Ahead of the 50th anniversary of the LFC anthem 'You’ll Never Walk Alone' going to No.1 in the charts on November 2, 1963, we catch up with the voice behind it, Gerry Marsden, to find out what makes this brilliant song so special.
In an exclusive chat with Liverpoolfc.com, the 71-year-old singer reveals when he first heard the tune and how he defied legendary former Beatles manager Brian Epstein and producer George Martin to record the track and take it to top spot.
Marsden also explains how it makes him feel to hear the song played before every home game, what it mean to sing it before the 1989 FA Cup final at Wembley versus Everton in the aftermath of Hillsborough and why YNWA will always have a special place in his heart.
Well Gerry, what does You'll Never Walk Alone mean to you?
Pride, I think, because when we recorded it we didn't realise what was going to happen with it and then suddenly the Kop started singing it and continued to sing it, and it went all over the world. So no matter where you go - Australia, Canada, the USA, New Zealand - they all want to hear You'll Never Walk Alone. It's all thanks to the Kop, who started singing it, but it's a song I never thought the Kop would sing.
When we did it, we had our first two records that had gone to No.1 and I remember Brian Epstein and George Martin saying, 'right, if you could get a third one nobody will ever equal that'. We had just put down You'll Never Walk Alone for our first LP, so I said let's put that out. Brian wasn't sure and George said it's too slow, but I said let's put it out because it's a lovely ballad and it would be great for me because I like writing ballads. They put it out and within a month it was No.1 and the record of three back-to-back No.1's stood for some time until Holly Johnson, another good Scouser, and his band, Frankie Goes To Hollywood, equalled it. I never thought it would do as well as it did.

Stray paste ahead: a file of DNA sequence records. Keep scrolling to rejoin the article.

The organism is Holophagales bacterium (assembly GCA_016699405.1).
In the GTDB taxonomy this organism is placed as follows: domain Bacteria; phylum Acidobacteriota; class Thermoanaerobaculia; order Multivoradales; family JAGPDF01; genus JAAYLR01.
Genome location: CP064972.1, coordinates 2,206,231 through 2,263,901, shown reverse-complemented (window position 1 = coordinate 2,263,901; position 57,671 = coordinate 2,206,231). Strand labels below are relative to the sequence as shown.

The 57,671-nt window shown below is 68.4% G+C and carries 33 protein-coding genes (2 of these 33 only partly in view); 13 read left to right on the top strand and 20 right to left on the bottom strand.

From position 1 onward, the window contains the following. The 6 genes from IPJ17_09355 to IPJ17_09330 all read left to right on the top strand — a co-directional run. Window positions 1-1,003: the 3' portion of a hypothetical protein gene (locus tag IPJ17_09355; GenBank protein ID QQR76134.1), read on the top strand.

I remember being at Anfield and before every kick off they used to play the top 10 from No.10 to No.1, and so You'll Never Walk Alone was played before the match. I was at the game and the fans started singing it. They were singing my song and it was great! When it went out of the top 10 they took the song off the playlist and then for the next match the Kop were shouting 'Where's our song?' So they had to put it back on. Now, every time I go to the game I still get goose pimples when the song comes on and I sing my head off.
What impact has it had on your life?
I think it's extended my career because of all the other hits we had, none of them were as massive as You'll Never Walk Alone. The response with everybody singing it and with it being on TV for every home game, it's been great for me.
When did you first hear You'll Never Walk Alone - can you remember?